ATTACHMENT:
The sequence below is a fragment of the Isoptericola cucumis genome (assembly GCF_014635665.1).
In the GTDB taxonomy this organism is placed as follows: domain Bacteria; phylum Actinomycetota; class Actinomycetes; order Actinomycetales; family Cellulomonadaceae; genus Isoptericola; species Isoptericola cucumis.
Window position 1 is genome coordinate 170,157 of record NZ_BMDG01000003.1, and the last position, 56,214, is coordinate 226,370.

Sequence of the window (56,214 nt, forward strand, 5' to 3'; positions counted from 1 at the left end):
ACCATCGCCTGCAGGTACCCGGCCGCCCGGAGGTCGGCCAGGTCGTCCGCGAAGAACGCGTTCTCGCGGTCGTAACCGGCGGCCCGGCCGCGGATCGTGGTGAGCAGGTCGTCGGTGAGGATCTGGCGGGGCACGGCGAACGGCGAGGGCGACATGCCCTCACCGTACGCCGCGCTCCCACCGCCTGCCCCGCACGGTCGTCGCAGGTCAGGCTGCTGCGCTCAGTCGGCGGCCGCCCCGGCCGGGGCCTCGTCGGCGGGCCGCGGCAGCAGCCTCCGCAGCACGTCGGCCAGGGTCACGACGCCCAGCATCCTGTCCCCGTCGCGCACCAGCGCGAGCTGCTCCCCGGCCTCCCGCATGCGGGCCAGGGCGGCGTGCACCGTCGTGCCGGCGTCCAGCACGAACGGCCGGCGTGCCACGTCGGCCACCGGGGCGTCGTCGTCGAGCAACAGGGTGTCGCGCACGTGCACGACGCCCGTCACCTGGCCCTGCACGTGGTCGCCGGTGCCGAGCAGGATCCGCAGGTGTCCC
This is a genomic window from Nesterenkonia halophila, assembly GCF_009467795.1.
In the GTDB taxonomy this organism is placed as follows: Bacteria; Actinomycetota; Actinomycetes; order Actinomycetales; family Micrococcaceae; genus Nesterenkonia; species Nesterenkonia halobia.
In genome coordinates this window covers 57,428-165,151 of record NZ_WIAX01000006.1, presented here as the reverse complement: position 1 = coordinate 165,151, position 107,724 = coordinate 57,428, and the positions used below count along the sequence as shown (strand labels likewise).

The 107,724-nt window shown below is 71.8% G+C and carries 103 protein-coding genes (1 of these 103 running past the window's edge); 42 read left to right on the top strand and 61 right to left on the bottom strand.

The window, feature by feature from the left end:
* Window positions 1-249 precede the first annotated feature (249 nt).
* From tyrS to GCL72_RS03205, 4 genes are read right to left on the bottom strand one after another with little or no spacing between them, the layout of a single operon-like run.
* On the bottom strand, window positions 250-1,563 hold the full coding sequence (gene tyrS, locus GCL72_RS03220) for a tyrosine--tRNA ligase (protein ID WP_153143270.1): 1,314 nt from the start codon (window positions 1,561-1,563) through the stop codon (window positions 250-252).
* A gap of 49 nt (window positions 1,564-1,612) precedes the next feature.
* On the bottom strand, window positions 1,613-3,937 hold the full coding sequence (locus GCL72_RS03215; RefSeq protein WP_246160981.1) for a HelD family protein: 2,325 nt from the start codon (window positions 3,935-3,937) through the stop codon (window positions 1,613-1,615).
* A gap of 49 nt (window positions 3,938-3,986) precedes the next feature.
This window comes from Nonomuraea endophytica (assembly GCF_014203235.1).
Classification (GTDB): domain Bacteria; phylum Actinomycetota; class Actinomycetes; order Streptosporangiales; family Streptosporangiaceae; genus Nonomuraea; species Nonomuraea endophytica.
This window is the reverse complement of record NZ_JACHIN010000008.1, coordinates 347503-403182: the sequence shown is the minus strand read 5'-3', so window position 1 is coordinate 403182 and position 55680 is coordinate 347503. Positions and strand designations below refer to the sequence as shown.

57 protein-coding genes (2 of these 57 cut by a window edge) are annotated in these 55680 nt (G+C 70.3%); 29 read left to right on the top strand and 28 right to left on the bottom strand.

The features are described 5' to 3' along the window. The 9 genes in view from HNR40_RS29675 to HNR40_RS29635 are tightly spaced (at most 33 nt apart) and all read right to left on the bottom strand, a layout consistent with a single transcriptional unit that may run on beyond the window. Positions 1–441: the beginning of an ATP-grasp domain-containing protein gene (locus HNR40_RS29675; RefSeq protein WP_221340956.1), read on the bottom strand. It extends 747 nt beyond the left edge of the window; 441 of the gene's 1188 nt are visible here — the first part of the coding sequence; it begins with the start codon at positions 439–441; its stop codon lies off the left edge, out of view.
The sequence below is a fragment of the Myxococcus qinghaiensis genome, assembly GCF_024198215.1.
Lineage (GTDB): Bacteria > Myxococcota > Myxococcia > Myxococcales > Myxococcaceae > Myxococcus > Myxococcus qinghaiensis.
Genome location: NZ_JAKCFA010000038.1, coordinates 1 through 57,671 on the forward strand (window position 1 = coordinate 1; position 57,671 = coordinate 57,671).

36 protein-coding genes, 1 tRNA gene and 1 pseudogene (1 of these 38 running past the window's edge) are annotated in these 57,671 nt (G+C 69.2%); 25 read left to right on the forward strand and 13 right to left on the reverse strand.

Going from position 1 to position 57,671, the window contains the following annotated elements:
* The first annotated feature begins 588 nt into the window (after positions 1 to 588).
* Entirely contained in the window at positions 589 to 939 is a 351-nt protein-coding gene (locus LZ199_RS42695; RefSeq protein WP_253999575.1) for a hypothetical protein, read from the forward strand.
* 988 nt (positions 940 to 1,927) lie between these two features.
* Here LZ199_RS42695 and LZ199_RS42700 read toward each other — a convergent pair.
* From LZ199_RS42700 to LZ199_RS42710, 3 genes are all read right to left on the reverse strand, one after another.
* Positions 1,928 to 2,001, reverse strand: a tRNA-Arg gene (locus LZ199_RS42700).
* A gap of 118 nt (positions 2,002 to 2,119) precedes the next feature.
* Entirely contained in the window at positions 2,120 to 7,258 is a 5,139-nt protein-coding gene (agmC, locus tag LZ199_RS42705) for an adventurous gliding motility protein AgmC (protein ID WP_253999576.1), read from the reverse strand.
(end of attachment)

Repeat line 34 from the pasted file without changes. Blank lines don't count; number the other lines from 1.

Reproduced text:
* Entirely contained in the window at positions 2,120 to 7,258 is a 5,139-nt protein-coding gene (agmC, locus tag LZ199_RS42705) for an adventurous gliding motility protein AgmC (protein ID WP_253999576.1), read from the reverse strand.